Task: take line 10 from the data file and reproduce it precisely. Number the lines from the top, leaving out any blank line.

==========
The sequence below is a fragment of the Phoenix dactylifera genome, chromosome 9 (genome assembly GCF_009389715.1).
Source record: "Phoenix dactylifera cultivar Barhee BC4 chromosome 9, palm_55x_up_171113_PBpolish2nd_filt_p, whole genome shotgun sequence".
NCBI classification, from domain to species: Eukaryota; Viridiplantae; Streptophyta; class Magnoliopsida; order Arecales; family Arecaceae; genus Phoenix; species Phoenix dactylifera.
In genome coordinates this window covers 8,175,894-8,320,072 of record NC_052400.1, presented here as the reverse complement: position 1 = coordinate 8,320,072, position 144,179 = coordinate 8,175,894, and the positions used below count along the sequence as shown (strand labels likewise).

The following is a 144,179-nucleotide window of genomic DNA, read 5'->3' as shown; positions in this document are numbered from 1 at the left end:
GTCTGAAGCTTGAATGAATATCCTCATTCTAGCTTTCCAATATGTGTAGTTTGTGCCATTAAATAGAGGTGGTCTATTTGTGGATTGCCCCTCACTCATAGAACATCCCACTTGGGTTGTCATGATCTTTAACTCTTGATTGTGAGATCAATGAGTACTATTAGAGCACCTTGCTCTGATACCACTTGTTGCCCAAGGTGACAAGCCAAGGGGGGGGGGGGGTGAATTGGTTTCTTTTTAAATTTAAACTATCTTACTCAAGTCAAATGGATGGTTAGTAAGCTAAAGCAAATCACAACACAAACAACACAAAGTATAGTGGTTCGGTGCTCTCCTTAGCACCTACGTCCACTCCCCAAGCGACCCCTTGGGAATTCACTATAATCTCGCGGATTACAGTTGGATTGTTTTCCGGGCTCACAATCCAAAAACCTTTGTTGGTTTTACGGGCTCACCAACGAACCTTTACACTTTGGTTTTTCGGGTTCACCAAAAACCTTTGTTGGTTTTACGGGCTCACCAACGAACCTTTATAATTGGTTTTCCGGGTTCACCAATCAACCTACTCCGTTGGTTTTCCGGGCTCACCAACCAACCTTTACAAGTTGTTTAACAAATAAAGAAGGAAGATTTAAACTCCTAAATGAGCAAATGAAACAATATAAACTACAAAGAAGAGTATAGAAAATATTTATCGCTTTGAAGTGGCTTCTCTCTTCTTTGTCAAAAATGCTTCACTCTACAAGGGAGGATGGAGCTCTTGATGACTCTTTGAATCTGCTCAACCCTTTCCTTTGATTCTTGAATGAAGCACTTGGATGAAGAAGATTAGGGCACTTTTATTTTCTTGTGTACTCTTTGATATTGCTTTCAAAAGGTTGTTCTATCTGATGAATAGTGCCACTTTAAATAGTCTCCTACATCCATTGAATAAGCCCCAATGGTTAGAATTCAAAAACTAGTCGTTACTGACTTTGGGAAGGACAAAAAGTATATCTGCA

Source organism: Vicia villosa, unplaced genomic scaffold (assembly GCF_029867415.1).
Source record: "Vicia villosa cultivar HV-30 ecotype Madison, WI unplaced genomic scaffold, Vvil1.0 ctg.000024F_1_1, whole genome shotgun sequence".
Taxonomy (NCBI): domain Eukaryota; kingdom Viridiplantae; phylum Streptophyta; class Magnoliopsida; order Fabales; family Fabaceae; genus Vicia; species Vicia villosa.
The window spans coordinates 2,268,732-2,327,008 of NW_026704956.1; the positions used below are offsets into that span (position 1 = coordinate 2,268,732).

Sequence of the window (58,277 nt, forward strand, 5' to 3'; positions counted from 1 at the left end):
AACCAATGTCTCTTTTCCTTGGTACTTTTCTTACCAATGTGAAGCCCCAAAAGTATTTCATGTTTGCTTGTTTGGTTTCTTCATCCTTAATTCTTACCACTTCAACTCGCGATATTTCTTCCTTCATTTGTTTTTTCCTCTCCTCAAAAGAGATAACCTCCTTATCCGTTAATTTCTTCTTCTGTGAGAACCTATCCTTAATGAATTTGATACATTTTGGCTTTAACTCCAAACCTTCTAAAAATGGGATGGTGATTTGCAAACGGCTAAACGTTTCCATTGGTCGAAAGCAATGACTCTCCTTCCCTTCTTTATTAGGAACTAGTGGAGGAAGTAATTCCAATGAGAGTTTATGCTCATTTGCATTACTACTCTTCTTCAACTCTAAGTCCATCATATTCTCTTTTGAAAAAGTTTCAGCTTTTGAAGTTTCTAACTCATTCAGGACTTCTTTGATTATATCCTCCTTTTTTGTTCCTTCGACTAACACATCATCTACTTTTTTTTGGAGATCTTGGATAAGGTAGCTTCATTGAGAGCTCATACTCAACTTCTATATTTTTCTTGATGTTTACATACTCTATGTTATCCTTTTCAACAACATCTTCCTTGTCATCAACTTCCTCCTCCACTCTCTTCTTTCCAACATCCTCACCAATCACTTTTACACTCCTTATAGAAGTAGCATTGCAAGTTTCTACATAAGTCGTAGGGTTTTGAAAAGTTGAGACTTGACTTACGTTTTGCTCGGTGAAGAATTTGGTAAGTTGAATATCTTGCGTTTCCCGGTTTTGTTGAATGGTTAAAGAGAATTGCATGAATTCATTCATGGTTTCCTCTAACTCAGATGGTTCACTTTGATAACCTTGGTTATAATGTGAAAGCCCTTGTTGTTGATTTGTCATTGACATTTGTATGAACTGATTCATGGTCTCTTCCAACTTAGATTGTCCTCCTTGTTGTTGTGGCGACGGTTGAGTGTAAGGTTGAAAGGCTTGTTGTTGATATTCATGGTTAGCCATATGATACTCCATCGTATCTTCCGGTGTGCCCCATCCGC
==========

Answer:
The window spans coordinates 2,268,732-2,327,008 of NW_026704956.1; the positions used below are offsets into that span (position 1 = coordinate 2,268,732).